A study by Terzian, Hamilton, and Ling (2011) looked at 123 different prevention programs that address externalizing behaviors, which include aggressive behaviors, and found strategies common to many that demonstrated positive results. The treatments found to work include teaching emotion regulation to at-risk youth, using family therapy, using culturally adapted programs, having parent training programs, teaching social skills to at-risk youth, and delivering a minimum of 30 sessions (Terzian et al., 2011). Teaching pro-social skills and emotion regulation are prevalent in the literature regarding aggression reduction. Prevention programs that include more than one strategy and multiple areas of an individual’s life may result in more positive outcomes, however, the literature reviewed focused only on single impact studies (Terzian et al., 2011).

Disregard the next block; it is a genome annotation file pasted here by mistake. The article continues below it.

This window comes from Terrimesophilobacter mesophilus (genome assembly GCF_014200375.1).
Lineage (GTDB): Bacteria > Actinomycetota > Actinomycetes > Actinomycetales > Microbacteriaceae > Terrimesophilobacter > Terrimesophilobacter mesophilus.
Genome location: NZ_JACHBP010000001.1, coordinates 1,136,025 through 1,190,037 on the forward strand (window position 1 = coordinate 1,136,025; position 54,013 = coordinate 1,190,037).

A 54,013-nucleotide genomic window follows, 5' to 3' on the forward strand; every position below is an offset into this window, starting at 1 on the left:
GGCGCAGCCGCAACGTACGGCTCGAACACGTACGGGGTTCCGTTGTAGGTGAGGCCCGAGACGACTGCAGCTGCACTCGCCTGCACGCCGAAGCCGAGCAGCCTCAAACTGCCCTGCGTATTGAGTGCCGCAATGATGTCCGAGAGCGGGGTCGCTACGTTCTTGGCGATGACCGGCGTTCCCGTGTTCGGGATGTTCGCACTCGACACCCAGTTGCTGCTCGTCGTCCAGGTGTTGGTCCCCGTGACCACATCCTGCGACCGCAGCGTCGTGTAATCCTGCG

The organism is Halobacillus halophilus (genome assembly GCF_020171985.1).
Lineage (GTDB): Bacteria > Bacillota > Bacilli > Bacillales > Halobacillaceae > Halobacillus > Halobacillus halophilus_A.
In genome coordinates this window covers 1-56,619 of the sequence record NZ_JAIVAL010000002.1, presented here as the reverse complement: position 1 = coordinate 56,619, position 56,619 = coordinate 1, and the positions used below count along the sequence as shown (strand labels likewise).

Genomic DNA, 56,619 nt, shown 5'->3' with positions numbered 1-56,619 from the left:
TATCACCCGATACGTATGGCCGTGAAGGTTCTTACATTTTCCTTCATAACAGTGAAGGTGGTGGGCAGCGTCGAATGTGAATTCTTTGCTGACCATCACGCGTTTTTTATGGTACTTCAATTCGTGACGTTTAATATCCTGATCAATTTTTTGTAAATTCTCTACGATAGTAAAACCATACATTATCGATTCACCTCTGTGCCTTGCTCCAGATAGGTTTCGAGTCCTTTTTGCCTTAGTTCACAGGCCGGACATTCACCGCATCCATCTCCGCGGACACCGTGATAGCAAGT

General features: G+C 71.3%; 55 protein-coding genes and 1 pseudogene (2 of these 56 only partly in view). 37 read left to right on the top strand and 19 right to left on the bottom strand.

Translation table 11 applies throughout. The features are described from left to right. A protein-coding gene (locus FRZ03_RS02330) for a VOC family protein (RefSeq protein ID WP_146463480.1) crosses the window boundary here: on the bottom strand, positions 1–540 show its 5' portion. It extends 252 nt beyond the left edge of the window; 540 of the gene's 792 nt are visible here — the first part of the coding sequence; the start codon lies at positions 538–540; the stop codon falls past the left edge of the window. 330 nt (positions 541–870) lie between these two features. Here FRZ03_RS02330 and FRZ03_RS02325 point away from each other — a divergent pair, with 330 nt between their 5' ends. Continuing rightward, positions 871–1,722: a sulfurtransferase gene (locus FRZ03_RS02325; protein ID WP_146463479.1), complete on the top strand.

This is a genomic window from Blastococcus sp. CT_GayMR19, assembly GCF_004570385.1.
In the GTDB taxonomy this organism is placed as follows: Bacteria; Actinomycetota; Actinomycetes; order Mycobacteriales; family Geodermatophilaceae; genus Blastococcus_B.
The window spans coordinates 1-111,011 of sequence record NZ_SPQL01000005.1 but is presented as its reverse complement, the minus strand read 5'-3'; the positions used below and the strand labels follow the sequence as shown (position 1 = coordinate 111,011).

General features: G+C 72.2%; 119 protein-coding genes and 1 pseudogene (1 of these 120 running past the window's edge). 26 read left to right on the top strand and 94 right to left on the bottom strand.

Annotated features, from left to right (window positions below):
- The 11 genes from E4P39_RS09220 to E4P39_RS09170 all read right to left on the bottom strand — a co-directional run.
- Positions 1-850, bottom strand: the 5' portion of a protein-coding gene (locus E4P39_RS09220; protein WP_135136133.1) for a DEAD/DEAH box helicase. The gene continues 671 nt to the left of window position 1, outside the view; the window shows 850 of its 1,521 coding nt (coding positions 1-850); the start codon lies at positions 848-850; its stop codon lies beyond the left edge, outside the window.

Theory and Research Questions
Evidence based prevention programs targeting aggression can help individuals to reduce aggressive behavior and attitudes. This study looks at the association between students who have participated in some type of aggression prevention program, how many and what types of programs, and the level of aggression the student indicated based upon an aggression scale that is reliability and validity tested. Causes of aggression vary among individuals, with biological, psychological, social, and environmental factors as critical systems in preventing the escalation of aggression. Evidence based prevention programs exist for all of these factors, and programs can involve the individual, the family, the social environment, the school, and the community. The association between aggression and prevention programs can be viewed with ecological systems theory (Brofenbrenner, 1994).